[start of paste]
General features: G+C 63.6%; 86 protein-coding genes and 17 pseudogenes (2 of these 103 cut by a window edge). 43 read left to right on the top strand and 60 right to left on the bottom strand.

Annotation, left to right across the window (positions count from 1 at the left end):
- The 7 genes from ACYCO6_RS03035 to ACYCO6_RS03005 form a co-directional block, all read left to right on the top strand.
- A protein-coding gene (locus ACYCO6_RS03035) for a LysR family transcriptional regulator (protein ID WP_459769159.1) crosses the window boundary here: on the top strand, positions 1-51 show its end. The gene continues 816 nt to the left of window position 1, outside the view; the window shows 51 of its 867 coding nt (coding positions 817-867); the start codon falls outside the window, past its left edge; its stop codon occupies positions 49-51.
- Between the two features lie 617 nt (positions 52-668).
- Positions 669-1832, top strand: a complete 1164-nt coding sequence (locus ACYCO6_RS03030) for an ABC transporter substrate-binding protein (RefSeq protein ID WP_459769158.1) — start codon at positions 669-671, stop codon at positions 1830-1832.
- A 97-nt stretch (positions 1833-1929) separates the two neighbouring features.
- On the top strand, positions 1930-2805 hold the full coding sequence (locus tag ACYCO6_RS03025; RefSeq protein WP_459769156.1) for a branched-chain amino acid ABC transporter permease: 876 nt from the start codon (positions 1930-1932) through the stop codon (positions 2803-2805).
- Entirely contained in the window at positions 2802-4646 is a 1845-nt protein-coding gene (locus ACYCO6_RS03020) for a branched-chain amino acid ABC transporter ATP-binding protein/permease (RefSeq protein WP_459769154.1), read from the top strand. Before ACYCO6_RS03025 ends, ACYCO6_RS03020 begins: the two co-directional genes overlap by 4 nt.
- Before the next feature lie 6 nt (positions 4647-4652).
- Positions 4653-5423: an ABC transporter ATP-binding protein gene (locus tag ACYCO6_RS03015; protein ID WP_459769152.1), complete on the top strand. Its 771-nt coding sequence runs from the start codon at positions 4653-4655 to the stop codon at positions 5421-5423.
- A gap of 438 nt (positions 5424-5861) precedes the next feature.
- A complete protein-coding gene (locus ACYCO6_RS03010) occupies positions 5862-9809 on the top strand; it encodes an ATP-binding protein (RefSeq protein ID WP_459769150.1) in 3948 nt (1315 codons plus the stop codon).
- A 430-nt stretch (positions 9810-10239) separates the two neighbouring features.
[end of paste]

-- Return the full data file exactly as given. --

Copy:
General features: G+C 63.6%; 86 protein-coding genes and 17 pseudogenes (2 of these 103 cut by a window edge). 43 read left to right on the top strand and 60 right to left on the bottom strand.

Annotation, left to right across the window (positions count from 1 at the left end):
- The 7 genes from ACYCO6_RS03035 to ACYCO6_RS03005 form a co-directional block, all read left to right on the top strand.
- A protein-coding gene (locus ACYCO6_RS03035) for a LysR family transcriptional regulator (protein ID WP_459769159.1) crosses the window boundary here: on the top strand, positions 1-51 show its end. The gene continues 816 nt to the left of window position 1, outside the view; the window shows 51 of its 867 coding nt (coding positions 817-867); the start codon falls outside the window, past its left edge; its stop codon occupies positions 49-51.
- Between the two features lie 617 nt (positions 52-668).
- Positions 669-1832, top strand: a complete 1164-nt coding sequence (locus ACYCO6_RS03030) for an ABC transporter substrate-binding protein (RefSeq protein ID WP_459769158.1) — start codon at positions 669-671, stop codon at positions 1830-1832.
- A 97-nt stretch (positions 1833-1929) separates the two neighbouring features.
- On the top strand, positions 1930-2805 hold the full coding sequence (locus tag ACYCO6_RS03025; RefSeq protein WP_459769156.1) for a branched-chain amino acid ABC transporter permease: 876 nt from the start codon (positions 1930-1932) through the stop codon (positions 2803-2805).
- Entirely contained in the window at positions 2802-4646 is a 1845-nt protein-coding gene (locus ACYCO6_RS03020) for a branched-chain amino acid ABC transporter ATP-binding protein/permease (RefSeq protein WP_459769154.1), read from the top strand. Before ACYCO6_RS03025 ends, ACYCO6_RS03020 begins: the two co-directional genes overlap by 4 nt.
- Before the next feature lie 6 nt (positions 4647-4652).
- Positions 4653-5423: an ABC transporter ATP-binding protein gene (locus tag ACYCO6_RS03015; protein ID WP_459769152.1), complete on the top strand. Its 771-nt coding sequence runs from the start codon at positions 4653-4655 to the stop codon at positions 5421-5423.
- A gap of 438 nt (positions 5424-5861) precedes the next feature.
- A complete protein-coding gene (locus ACYCO6_RS03010) occupies positions 5862-9809 on the top strand; it encodes an ATP-binding protein (RefSeq protein ID WP_459769150.1) in 3948 nt (1315 codons plus the stop codon).
- A 430-nt stretch (positions 9810-10239) separates the two neighbouring features.